Why Red Sox pitcher Kutter Crawford is looking like a potential All-Star in 2024

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Boston Red Sox right-hander Kutter Crawford continued his fantastic start to the season on Wednesday night, holding the San Francisco Giants to two runs over seven innings as part of a 6-2 victory (box score). Crawford, who entered the night ranked first in the American League in ERA among qualified starters, has already matched his single-season career-high in quality starts with four. (For reference: he came into the season having recorded eight over his first 36 starts at the big-league level.)

Crawford has been a balm for an injury-ravaged Red Sox rotation. To wit, Boston is currently without Lucas Giolito, Brayan Bello, Nick Pivetta, and Garrett Whitlock — or, three members of its Opening Day rotation and Giolito, who would’ve made it four had he not required season-ending elbow surgery during spring training.

Just how does one explain Crawford’s great stretch — one that could land him on the American League All-Star team if he keeps it up? After all, this is someone who had a modest career 94 ERA+ entering the year. Scroll slowly with us as we highlight a few tweaks he’s made to his arsenal that help explain his improved performance. 

1. Refined cutter is more prominent 

We must admit that it’s a little on the nose for a pitcher named Kutter to fall in love with his cutter, but what can you do? Score one for nominative determinism. Through Wednesday’s start, Crawford’s cutter has been his most-used pitch this season. He’s throwing it 32.8% of the time, which represents a career-high rate. 

The more notable development here is that Crawford has greatly reduced his fastball usage. In previous seasons, he’s always chucked his four-seamer at least 35% of the time. This year, he’s down to 29.3%. That shift fits with the Red Sox’s larger philosophical change under new pitching coach Andrew Bailey. As our Mike Axisa explained back in early April:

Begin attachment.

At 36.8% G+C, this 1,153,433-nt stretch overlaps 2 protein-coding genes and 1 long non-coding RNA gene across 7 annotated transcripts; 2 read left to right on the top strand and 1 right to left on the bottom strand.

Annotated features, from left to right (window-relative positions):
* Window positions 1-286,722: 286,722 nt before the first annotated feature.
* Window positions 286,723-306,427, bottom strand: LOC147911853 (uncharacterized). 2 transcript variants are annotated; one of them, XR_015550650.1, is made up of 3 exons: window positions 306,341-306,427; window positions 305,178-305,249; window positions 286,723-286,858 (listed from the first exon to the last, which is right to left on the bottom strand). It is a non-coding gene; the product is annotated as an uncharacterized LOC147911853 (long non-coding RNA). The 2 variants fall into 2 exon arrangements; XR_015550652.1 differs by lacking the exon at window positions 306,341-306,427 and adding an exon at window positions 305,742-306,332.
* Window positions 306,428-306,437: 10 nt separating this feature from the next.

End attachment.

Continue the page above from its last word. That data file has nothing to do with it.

The Red Sox went from throwing a comfortably above-average rate of fastballs last season to a comfortably below-average rate of fastballs this season. And again, the personnel hasn’t changed much. Just about 90% of the innings thrown on the West Coast trip were thrown by pitchers who were with the Red Sox in 2023. It’s a pitching change, not a pitcher change.

Crawford may have tweaked his cutter, too. According to TruMedia’s data — and mind you, sometimes pitch classifications are an imperfect science — this year’s cutter features more rise and run than past editions. In turn, Crawford’s cutter is generating some career-best marks:










Crawford’s cutter isn’t his only notable change.

2. Sweeper creates interplay 

The other alteration Crawford has made that we wanted to highlight is the implementation of a sweeping slider. Crawford first started to use the pitch last season, but it’s taken on new life in his 2024 outings.

To put things into perspective, Crawford threw his sweeper 140 times last year. Through Wednesday night, he’s already thrown it 152 times this year. Here’s a look at the results:











As you can see, Crawford’s sweeper isn’t generating whiffs or evading hits as well as it did during its cameo last season. That is, perhaps, to be expected given that batters are seeing the pitch far more often and therefore have to gameplan for it heading in.

It’s worth pointing out that Crawford is throwing the pitch in the zone far more often. That may not mean much on its own, but pitching is in no small part about the interplay between offerings. It’s at least worth wondering if Crawford’s newfound ability to locate his sweeper in the strike zone has aided his cutter.

Whatever the exact reason behind Crawford’s steps forward, one thing is clear: he’s a fitting pitcher to front the Red Sox rotation, as both have to be described as early season surprises. 

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